• Inventory management — Exponential smoothing can be used to forecast demand for products or services, which can be helpful in inventory management. By forecasting demand, businesses can make sure they have enough inventory on hand to meet customer needs without overstocking, which can be expensive.

  • Finance — It can be used in finance to forecast stock prices, interest rates, and other financial variables. This can be helpful for investors who are trying to make informed decisions about buying and selling stocks or other financial instruments.

  • Marketing — It’s also used to forecast the effectiveness of marketing campaigns. By tracking the results of past campaigns and using exponential smoothing to forecast future performance, marketers can optimize their campaigns to achieve the best possible results.

Exponential smoothing is considered one of the most widely used time series forecasting methods due to its simplicity and effectiveness.

Unlike other methods, exponential smoothing can adapt to changes in data trends. It also provides accurate predictions by assigning different weights to different time periods based on their importance.

Exponential smoothing is computationally efficient, making it ideal for large datasets.

Additionally, it’s widely used in business forecasting, as it provides accurate and reliable forecasts for a range of applications, including demand forecasting, sales forecasting, and financial forecasting.

Exponential smoothing in Python

Python has several libraries that can be used for exponential smoothing, including Pandas, Statsmodels, and Prophet. These libraries provide various functions and methods for implementing different types of exponential smoothing methods.

The dataset

For this example, we’ll be using the AirPassengers dataset, which is a time series dataset that contains the monthly number of airline passengers from 1949 to 1960. You can download the dataset from this link.

Setting up the environment

To get started, we need to set up our environment. We’ll be using Python 3, so make sure you have it installed. Alternatively, you can use Google Colab and go straight to importing the libraries.

Next, install these libraries using pip:

pip install pandas matplotlib

Once you’ve installed the necessary libraries, you can import them into your Python script:

import pandas as pd
import matplotlib.pyplot as plt

Loading the data

After setting up the environment, we can load the AirPassengers dataset into a pandas DataFrame using the read_csv function:

data = pd.read_csv('airline-passengers.csv', parse_dates=['Month'], index_col='Month')

We can then inspect the first few rows of the DataFrame using the head function:


This will output:


Visualizing the data

Before we apply simple exponential smoothing to the data, let’s visualize it to get a better understanding of its properties. We can use the plot function of pandas to create a line plot of the data:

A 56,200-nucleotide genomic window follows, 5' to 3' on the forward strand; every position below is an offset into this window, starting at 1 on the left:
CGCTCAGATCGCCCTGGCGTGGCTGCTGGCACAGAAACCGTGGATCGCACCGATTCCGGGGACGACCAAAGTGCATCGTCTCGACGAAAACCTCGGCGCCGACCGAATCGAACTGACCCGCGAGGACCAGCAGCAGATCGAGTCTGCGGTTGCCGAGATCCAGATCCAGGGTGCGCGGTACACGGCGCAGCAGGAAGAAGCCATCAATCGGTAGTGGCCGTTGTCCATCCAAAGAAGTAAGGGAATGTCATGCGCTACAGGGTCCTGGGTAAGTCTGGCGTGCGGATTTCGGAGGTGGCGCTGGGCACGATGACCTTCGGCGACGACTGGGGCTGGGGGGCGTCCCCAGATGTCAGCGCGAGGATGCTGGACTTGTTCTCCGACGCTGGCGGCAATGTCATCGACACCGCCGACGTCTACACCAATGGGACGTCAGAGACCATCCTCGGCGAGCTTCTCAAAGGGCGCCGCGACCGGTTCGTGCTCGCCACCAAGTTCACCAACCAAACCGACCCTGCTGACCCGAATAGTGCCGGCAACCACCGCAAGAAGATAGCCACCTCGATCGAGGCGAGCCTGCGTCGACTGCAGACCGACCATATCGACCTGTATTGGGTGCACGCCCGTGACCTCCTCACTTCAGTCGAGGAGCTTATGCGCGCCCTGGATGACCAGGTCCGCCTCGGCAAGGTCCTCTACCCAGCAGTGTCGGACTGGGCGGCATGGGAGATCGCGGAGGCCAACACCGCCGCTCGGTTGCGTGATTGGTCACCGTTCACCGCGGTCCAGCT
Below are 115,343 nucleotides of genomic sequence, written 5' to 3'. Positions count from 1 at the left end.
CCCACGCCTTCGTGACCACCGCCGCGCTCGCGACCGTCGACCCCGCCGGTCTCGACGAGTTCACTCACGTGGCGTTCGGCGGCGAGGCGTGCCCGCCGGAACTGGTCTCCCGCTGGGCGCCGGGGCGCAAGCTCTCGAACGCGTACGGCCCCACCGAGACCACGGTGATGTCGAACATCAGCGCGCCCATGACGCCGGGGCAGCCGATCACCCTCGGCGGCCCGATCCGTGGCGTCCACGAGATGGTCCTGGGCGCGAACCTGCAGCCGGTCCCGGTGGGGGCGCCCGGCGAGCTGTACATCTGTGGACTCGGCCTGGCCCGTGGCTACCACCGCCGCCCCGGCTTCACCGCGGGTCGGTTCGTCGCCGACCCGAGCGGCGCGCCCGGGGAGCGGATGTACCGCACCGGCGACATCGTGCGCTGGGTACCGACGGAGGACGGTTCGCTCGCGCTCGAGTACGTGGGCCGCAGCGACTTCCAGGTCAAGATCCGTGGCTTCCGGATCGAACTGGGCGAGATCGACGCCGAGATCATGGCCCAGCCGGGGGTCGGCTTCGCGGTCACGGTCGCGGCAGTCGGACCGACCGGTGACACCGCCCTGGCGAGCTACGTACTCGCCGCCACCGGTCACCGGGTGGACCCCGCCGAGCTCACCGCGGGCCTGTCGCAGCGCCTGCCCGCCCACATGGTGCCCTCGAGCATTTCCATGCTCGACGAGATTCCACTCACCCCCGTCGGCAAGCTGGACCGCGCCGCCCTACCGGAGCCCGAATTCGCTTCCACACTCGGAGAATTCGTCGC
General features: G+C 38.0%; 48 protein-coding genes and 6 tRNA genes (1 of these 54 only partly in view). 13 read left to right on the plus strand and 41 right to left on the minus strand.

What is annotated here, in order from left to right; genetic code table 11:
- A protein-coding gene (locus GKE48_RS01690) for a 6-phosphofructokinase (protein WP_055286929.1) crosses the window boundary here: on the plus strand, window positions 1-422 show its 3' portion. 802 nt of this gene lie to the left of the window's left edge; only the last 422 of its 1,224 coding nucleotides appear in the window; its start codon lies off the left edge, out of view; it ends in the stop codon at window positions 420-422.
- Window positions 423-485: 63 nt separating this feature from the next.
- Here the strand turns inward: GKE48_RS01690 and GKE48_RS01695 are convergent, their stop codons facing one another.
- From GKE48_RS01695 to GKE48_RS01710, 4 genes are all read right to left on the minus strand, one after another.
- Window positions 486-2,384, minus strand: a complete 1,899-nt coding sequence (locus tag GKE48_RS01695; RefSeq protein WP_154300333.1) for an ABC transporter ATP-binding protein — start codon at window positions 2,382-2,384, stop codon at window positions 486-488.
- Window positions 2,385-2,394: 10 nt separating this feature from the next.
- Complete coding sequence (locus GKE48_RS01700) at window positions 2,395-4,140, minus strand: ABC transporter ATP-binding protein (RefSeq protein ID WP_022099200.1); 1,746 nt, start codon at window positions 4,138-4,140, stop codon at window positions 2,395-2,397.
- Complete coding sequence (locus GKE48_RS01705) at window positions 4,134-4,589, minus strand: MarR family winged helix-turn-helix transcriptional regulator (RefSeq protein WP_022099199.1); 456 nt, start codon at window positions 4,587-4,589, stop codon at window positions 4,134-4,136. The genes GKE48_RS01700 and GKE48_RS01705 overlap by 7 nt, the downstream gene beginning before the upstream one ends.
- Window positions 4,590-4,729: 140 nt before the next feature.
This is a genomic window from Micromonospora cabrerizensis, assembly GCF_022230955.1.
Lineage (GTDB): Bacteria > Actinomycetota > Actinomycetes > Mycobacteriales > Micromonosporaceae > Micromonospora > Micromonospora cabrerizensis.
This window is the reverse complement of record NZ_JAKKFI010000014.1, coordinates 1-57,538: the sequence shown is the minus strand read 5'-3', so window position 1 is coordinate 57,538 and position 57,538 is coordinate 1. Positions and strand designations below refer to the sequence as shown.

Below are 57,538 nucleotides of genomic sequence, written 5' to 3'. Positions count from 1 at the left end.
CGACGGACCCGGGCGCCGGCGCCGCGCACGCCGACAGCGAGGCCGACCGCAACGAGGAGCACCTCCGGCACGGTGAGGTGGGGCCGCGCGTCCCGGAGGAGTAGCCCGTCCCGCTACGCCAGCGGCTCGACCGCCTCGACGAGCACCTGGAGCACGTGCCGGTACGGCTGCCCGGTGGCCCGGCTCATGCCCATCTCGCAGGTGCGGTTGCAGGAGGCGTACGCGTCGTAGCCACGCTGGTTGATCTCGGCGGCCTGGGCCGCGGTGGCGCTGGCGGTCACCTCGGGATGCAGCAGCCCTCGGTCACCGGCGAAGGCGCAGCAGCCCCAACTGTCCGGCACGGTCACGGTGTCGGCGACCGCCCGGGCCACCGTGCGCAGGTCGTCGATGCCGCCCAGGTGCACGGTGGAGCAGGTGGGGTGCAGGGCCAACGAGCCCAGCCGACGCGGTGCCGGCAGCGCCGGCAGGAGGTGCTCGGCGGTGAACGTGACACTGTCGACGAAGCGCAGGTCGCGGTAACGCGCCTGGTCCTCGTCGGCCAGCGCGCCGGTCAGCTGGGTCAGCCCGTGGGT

plt.ylabel('Number of Passengers')

This will produce a plot of the number of passengers over time:

plot of the number of passengers over time

We can see that the number of passengers appears to be increasing over time, with some seasonality as well.

Performing SES

Now that we’ve loaded and visualized the data, we can perform simple exponential smoothing using the SimpleExpSmoothing function from the statsmodels library. Then, we’ll create an instance of the SimpleExpSmoothing class, passing in the data as an argument, and then fit the model to the data using the fit method:

from statsmodels.tsa.api import SimpleExpSmoothing
model = SimpleExpSmoothing(data)
model_fit = model.fit()

This will calculate the smoothing parameters and fit the model to the data.

Making predictions

Finally, we can use the forecast method of the model to make predictions for future values of the time series, where the argument represents the number of periods to forecast.

forecast = model_fit.forecast(6)

This will produce a forecast for the next six months:

forecast for the next six months

Based on the forecast given, we can then assume that over the next six months, there will be approximately 432 airline passengers.

Wrapping up

Exponential smoothing is a powerful method for time series forecasting that allows for accurate predictions of future values based on past observations.

It’s a simple and efficient method that can be used for a wide range of time series data.

In this post, we provided a beginner’s guide to exponential smoothing, explaining the basics of the method, its types, and how to use it for forecasting.

However, there are more advanced techniques and approaches to discover beyond the scope of this post.

If you’re interested in learning more, be sure to check out this Python time series forecasting tutorial. It’s a great resource that can help you deepen your understanding of this topic and take your forecasting skills to the next level with InfluxDB.

About the author

This post was written by Israel Oyetunji. Israel is a frontend developer with a knack for creating engaging UI and interactive experiences. He has proven experience developing consumer-focused websites using HTML, CSS, Javascript, React JS, SASS, and relevant technologies. He loves writing about tech and creating how-to tutorials for developers.